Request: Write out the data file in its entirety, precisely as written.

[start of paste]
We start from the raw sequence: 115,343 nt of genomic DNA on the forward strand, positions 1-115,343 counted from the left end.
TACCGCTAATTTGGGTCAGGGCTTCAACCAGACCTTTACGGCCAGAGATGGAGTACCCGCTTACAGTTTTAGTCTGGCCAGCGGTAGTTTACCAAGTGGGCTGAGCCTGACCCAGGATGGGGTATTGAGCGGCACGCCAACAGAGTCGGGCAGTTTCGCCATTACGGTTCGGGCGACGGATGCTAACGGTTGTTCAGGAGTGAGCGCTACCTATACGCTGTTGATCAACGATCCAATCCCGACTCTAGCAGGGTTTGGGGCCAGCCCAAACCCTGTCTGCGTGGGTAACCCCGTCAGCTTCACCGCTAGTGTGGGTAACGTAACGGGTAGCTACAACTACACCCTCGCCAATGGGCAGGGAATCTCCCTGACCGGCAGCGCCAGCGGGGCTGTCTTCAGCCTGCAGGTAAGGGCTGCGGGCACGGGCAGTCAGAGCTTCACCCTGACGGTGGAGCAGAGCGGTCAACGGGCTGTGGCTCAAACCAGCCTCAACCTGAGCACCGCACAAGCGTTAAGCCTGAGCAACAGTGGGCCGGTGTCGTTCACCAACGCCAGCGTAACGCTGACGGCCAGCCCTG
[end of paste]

We start from the raw sequence: 115,343 nt of genomic DNA on the forward strand, positions 1-115,343 counted from the left end.
TACCGCTAATTTGGGTCAGGGCTTCAACCAGACCTTTACGGCCAGAGATGGAGTACCCGCTTACAGTTTTAGTCTGGCCAGCGGTAGTTTACCAAGTGGGCTGAGCCTGACCCAGGATGGGGTATTGAGCGGCACGCCAACAGAGTCGGGCAGTTTCGCCATTACGGTTCGGGCGACGGATGCTAACGGTTGTTCAGGAGTGAGCGCTACCTATACGCTGTTGATCAACGATCCAATCCCGACTCTAGCAGGGTTTGGGGCCAGCCCAAACCCTGTCTGCGTGGGTAACCCCGTCAGCTTCACCGCTAGTGTGGGTAACGTAACGGGTAGCTACAACTACACCCTCGCCAATGGGCAGGGAATCTCCCTGACCGGCAGCGCCAGCGGGGCTGTCTTCAGCCTGCAGGTAAGGGCTGCGGGCACGGGCAGTCAGAGCTTCACCCTGACGGTGGAGCAGAGCGGTCAACGGGCTGTGGCTCAAACCAGCCTCAACCTGAGCACCGCACAAGCGTTAAGCCTGAGCAACAGTGGGCCGGTGTCGTTCACCAACGCCAGCGTAACGCTGACGGCCAGCCCTG